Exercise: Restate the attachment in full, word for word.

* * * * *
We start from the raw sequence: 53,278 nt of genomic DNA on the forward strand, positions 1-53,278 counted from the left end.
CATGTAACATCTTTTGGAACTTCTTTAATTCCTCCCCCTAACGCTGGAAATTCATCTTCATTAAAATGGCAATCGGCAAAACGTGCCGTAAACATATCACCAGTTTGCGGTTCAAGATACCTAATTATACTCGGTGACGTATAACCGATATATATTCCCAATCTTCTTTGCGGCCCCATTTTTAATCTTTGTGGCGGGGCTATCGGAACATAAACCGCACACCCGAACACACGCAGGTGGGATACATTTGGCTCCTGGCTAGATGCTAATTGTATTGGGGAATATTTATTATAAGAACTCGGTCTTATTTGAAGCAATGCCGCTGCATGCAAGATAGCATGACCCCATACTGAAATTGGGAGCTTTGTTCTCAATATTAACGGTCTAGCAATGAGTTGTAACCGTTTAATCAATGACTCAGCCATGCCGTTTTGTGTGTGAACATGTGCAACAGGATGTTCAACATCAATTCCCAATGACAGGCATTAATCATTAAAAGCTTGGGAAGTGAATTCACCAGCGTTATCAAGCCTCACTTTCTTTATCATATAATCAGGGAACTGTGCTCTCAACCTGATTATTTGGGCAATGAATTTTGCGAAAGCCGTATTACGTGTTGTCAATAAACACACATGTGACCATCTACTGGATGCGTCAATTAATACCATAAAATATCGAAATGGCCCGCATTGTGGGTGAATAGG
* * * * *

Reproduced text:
We start from the raw sequence: 53,278 nt of genomic DNA on the forward strand, positions 1-53,278 counted from the left end.
CATGTAACATCTTTTGGAACTTCTTTAATTCCTCCCCCTAACGCTGGAAATTCATCTTCATTAAAATGGCAATCGGCAAAACGTGCCGTAAACATATCACCAGTTTGCGGTTCAAGATACCTAATTATACTCGGTGACGTATAACCGATATATATTCCCAATCTTCTTTGCGGCCCCATTTTTAATCTTTGTGGCGGGGCTATCGGAACATAAACCGCACACCCGAACACACGCAGGTGGGATACATTTGGCTCCTGGCTAGATGCTAATTGTATTGGGGAATATTTATTATAAGAACTCGGTCTTATTTGAAGCAATGCCGCTGCATGCAAGATAGCATGACCCCATACTGAAATTGGGAGCTTTGTTCTCAATATTAACGGTCTAGCAATGAGTTGTAACCGTTTAATCAATGACTCAGCCATGCCGTTTTGTGTGTGAACATGTGCAACAGGATGTTCAACATCAATTCCCAATGACAGGCATTAATCATTAAAAGCTTGGGAAGTGAATTCACCAGCGTTATCAAGCCTCACTTTCTTTATCATATAATCAGGGAACTGTGCTCTCAACCTGATTATTTGGGCAATGAATTTTGCGAAAGCCGTATTACGTGTTGTCAATAAACACACATGTGACCATCTACTGGATGCGTCAATTAATACCATAAAATATCGAAATGGCCCGCATTGTGGGTGAATAGG